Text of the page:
Teachers reach out to students staying in remote east

Teachers reach out to students staying in remote east

In the remote hamlet of Merak, east of Trashigang, a few students sit around an open space listening to their teachers attentively. They are engrossed in learning from the materials that the teachers have brought all the way.

However, before the classes begin, parents of the students first welcome the teachers with lunch and tea. Then the students open their books and the teachers start the lessons. Kinga Lhamo, teacher at Tokshingmang Primary School goes towards every student to help them individually. The motley band of teachers and students spend some time at one spot before moving to another targeted place.

Unlike others, students of Tokshingmang Primary School do not have the means or resources to buy mobile phones and television, so the teachers go to their respective homes and deliver the lessons.

A few students who do have mobile phones are taught through online platforms like WeChat, and assignments are also provided. “We have been engaging the students through online classes besides a monthly visit to teach the students coming from Merak, Bongman, and Karma-Goenpa,” she said.

Students of Tokshingmang Primary School come from five different areas of Bongman, Karma-Goenpa, Merak, Kheliphu, and Tokshingmang with 115 students and seven teaching staff.

She said the teachers started the ‘Reaching the Unreached’ initiative to teach students who were deprived of learning during the pandemic.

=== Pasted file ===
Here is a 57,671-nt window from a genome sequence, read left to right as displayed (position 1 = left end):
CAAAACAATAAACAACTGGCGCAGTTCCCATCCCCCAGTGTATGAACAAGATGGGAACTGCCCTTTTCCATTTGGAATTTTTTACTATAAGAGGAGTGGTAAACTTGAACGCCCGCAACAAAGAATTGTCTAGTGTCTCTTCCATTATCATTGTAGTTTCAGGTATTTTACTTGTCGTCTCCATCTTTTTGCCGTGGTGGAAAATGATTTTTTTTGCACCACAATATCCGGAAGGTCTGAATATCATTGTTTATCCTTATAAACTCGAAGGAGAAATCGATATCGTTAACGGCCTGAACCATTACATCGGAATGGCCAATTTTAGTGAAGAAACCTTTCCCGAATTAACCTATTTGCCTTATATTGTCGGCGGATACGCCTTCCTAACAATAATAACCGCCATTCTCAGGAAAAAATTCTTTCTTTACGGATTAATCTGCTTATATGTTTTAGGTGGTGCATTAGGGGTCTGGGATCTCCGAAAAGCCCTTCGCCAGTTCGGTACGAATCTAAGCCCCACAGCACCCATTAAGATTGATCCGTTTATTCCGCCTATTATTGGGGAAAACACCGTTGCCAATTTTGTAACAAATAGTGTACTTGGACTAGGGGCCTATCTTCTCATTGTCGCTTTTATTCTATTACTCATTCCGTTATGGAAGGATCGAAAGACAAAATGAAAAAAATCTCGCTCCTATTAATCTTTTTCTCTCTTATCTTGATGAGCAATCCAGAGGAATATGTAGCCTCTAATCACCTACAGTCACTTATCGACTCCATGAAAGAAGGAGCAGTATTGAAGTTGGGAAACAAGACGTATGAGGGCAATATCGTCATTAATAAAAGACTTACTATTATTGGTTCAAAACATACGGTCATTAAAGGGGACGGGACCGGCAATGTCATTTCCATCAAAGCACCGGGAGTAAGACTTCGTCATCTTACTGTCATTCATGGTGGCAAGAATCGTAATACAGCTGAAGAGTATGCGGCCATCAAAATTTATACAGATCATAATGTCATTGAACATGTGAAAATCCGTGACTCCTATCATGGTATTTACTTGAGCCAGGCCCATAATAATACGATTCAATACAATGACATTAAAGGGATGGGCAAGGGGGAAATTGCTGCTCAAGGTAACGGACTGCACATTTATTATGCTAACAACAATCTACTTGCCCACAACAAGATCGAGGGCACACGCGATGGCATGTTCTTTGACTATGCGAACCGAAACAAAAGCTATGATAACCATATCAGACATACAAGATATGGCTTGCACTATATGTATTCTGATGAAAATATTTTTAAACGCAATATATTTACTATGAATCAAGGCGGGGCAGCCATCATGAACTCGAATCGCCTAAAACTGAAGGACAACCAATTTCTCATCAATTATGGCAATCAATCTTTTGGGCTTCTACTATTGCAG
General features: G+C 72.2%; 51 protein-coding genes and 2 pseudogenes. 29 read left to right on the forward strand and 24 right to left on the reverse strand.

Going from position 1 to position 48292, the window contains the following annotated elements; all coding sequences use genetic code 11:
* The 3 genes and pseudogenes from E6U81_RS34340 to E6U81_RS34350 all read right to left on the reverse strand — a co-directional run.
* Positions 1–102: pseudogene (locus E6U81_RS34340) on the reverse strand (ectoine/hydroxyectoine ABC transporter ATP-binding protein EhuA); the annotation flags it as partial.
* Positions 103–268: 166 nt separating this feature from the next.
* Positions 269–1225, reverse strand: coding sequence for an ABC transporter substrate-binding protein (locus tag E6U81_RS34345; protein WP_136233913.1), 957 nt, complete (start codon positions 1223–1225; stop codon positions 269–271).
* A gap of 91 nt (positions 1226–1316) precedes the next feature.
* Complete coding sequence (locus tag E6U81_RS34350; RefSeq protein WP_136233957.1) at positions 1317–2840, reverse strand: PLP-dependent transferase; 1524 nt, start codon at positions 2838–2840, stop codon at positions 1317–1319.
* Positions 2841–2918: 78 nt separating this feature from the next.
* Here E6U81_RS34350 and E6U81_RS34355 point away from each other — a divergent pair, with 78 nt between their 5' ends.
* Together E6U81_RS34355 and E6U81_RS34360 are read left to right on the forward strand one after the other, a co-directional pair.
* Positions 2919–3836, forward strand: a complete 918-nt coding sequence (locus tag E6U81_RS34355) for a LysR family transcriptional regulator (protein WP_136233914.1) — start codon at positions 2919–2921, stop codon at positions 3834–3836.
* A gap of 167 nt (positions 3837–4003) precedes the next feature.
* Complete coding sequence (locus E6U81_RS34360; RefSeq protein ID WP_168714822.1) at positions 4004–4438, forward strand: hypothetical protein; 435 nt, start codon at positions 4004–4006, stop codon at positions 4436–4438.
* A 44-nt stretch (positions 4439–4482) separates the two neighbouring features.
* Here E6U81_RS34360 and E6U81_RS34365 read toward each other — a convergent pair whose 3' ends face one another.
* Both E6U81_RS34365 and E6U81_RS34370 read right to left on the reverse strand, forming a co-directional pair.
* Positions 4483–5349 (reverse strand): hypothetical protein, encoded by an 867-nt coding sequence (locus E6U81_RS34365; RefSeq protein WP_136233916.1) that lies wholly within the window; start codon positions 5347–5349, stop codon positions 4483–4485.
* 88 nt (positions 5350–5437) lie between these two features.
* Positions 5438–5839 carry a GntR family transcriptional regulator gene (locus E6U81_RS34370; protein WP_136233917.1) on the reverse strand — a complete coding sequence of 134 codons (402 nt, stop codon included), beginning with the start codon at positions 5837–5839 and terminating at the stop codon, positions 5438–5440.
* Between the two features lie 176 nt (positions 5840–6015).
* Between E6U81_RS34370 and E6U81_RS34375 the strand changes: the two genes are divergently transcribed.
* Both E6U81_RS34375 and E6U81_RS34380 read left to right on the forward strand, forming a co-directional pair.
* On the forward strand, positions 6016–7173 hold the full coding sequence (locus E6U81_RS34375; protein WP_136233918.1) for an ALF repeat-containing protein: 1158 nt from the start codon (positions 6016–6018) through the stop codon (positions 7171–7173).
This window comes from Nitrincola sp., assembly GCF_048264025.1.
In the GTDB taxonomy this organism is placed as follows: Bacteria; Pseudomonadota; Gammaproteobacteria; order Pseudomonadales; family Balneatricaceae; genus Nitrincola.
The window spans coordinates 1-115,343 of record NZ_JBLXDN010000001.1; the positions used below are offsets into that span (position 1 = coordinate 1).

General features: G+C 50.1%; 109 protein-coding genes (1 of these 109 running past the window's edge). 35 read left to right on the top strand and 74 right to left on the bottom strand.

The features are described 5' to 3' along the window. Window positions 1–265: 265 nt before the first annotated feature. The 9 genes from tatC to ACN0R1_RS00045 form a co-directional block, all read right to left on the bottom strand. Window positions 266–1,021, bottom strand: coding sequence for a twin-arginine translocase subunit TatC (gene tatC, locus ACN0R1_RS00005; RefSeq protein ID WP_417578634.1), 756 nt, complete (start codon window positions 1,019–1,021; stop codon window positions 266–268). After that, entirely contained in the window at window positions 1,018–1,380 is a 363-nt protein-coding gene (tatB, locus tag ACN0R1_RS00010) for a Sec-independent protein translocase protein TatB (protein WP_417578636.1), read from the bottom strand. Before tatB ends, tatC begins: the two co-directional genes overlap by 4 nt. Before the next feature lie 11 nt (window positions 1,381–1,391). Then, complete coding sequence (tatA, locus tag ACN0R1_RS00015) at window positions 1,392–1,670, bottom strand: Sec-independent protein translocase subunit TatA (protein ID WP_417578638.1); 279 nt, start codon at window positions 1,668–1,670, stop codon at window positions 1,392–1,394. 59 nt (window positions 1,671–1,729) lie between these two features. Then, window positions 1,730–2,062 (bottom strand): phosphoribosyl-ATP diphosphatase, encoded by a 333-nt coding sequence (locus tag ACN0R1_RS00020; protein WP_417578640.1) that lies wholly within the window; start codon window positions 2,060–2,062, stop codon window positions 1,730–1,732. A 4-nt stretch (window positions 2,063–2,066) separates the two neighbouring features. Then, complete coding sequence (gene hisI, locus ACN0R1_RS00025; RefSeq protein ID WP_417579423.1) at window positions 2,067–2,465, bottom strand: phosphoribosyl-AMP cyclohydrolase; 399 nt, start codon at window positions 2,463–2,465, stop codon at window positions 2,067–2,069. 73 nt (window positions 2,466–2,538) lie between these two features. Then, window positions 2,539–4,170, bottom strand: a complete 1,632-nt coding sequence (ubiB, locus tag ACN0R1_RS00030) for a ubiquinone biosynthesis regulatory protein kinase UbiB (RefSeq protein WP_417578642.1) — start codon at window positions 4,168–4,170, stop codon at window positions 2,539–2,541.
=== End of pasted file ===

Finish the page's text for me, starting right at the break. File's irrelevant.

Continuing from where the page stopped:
Since the school is located in a remote area, some students are not able to involve in field visits as well plus online learning and they are usually away from their home looking after cattle. “We hope they are keeping in touch with their studies as we have sent them home with books.”

She said the teachers taking part in the initiative started visiting the students coming from far-flung villages in July but could not continue their tours during August due to the lockdown. “We visit Merak, Karma-Goenpa, and Bongman on day 15, 16, and 17 of every month.”

She said the only difficulty they face is not being able to catch up with all the students as some students are away from home with their yaks and cattle.

Subject teachers take up their own subject and teaching happens in rooms if space is available and if not teaching happens in an open area. Taking turns, they teach all the subjects and normal classes last about 50-60 minutes each. “We plan to make a monthly visit to the three places but we are not sure if we can visit Merak during winter,” she said adding they are not able to visit Kheliphu as it is two days’ walk from Merak.

Another staff Jigme said, students living in and around the Tokshingmang were gathered to attend school turn-wise but after the lockdown, they were not able to continue. However, they are the higher classes have resumed as of now without disturbances.  “We are not able to do anything for some students who are engaged in rearing yaks and cattle,” he said and those included students from Kheliphu.

While on a visit, they focus on a particular topic so that they can make it clear and catch up on the lesson; also a few activities are provided. “We take about three to four hours to reach Merak, one hour to Goenpa, and about 30 minutes to Bongman.”

Tenzin Lhamo from Thimphu